COVID-19 Double-Decrement Model Forecasting for South Korean Population

Christian Evan Chandra, Sarini Abdullah


Since the first case in November 2019, COVID-19 has spread fast, infected many people, and taken many lives. Once COVID-19 cases are confirmed, and hospital treatments are required, they will need high costs yet still be at risk of death. Therefore, insurance companies and social service providers need a reliable model to estimate the expenses and ensure their financial health. This study discusses the modeling of time-until-release and time-until-death since cases are confirmed, using the South Korean data. Double-decrement model is assumed to follow Weibull and log-logistic hazard for time-until-release and time-until-death, respectively. Considered risk factors are sex, symptoms, age group, and the month when the case is confirmed. The nonlinear survival regression model is proposed, with the Solver function in Microsoft Excel for parameter estimation. The results suggest that virus lifespan and mortality risk get lower over time. Time-until-death is also lower, implying that we have less time to save lives from mortality risk. More frequent testing with faster results and not waiting for the symptoms to occur is needed for people under thirty years old due to shorter time-until-death and those at sixty and above due to higher case fatality rates. Full dose vaccination must be prioritized for ages sixty and above to save as many lives as possible.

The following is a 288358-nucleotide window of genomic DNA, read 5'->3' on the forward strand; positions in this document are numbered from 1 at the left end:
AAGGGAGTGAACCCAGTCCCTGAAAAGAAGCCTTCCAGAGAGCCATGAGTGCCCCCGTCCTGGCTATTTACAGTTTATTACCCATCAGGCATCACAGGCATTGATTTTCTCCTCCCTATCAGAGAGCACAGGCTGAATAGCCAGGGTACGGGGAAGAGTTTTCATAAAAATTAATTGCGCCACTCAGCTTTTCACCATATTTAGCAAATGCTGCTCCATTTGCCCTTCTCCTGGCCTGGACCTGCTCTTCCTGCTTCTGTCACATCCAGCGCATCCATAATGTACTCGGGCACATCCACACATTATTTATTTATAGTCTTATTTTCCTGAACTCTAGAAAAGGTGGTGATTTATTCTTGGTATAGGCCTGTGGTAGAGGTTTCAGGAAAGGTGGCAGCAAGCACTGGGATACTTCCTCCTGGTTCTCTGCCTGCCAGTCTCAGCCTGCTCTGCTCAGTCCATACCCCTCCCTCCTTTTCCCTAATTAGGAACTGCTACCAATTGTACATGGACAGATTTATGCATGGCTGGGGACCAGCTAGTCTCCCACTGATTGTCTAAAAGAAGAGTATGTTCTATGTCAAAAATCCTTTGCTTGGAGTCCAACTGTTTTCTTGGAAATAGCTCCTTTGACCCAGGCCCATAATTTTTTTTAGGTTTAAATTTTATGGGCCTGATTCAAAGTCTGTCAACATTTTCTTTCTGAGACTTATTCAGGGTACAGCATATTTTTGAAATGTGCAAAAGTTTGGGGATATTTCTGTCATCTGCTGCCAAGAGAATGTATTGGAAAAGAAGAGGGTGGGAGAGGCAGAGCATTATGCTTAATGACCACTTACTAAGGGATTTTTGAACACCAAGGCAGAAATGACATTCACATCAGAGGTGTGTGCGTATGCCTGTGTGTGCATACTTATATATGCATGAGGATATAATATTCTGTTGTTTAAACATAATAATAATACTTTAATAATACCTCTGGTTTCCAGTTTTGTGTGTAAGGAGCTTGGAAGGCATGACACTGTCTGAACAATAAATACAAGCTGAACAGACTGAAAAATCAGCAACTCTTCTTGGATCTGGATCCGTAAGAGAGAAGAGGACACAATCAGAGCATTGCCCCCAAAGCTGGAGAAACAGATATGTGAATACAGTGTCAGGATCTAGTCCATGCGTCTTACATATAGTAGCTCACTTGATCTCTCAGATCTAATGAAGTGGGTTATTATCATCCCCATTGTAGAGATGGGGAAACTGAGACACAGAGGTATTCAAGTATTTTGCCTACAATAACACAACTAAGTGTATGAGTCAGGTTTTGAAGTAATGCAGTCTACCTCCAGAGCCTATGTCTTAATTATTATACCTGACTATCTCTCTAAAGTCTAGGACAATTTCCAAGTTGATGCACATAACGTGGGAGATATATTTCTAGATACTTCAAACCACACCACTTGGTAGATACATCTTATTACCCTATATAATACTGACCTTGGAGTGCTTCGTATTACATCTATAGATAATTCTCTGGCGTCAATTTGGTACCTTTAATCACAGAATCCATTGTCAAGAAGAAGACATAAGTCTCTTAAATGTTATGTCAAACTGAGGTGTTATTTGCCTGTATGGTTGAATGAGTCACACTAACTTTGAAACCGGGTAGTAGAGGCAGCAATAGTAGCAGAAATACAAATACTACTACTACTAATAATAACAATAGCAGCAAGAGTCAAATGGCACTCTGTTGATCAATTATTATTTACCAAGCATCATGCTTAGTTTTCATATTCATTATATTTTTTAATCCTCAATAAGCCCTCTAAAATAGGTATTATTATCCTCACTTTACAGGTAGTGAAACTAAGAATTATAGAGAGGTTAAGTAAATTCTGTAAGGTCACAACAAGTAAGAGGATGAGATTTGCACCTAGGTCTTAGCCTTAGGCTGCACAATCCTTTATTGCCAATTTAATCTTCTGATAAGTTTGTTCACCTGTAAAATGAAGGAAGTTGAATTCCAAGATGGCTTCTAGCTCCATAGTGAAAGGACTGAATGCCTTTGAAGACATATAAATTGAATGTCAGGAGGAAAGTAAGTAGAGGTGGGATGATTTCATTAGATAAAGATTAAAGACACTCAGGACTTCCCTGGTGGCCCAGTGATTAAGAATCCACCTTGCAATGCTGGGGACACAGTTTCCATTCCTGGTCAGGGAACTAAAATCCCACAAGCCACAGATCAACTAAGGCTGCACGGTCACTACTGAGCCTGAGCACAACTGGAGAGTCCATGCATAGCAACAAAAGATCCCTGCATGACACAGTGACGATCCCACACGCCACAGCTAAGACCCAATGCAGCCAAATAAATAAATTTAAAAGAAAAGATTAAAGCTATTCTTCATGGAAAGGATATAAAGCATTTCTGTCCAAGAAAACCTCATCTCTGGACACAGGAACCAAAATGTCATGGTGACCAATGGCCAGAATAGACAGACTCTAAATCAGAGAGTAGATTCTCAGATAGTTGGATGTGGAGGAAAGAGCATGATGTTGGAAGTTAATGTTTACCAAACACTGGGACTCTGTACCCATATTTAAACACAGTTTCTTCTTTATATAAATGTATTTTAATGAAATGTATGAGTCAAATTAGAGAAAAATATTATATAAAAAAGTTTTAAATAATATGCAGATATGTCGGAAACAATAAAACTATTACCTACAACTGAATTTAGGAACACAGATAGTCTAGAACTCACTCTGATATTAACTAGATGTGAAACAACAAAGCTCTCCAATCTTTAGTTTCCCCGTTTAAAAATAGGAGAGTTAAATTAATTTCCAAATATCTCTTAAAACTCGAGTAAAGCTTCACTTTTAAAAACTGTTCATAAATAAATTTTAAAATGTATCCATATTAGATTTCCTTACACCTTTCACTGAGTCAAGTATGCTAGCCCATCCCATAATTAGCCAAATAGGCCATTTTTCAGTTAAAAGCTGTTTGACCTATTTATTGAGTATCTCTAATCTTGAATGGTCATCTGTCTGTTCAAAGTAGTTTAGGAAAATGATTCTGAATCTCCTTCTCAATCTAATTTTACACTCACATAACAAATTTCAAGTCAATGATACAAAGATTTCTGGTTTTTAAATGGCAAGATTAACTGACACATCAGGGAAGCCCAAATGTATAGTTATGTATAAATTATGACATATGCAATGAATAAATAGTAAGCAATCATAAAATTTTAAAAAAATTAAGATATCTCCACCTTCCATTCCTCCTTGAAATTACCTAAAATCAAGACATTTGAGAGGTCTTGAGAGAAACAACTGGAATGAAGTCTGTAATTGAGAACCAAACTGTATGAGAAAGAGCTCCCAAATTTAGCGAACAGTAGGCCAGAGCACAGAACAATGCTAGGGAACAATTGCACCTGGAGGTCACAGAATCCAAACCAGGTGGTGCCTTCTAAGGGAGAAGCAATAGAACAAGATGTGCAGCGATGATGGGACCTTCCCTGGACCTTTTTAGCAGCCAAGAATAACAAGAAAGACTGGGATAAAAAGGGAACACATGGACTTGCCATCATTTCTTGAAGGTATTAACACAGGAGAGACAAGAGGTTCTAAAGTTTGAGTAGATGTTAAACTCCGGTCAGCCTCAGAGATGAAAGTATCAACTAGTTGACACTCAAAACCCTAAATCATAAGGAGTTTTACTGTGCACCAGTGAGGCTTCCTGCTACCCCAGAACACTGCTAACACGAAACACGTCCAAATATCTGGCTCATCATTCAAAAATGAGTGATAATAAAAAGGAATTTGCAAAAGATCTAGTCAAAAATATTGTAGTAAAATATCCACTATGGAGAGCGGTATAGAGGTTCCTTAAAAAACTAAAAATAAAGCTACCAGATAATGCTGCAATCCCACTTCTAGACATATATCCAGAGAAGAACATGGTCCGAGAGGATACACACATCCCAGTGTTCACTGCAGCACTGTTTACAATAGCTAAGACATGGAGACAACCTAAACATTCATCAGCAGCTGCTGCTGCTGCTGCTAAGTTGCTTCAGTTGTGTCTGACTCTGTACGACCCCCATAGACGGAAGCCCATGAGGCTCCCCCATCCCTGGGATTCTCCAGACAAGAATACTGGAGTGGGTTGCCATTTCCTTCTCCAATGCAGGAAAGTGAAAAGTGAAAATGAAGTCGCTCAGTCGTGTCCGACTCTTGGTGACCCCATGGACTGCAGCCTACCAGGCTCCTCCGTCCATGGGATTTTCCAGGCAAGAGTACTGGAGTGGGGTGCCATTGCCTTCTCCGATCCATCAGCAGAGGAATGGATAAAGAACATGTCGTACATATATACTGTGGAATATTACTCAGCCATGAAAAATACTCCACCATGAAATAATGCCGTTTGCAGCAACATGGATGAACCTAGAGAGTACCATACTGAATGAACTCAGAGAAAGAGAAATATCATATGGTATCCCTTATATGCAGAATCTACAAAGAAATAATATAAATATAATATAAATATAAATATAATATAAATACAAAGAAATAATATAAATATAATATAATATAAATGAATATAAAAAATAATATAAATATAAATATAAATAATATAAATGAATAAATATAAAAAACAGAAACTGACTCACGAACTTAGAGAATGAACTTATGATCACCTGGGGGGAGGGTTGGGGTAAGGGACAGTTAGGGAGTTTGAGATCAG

Pandemic modeling; survival regression; time series modeling.

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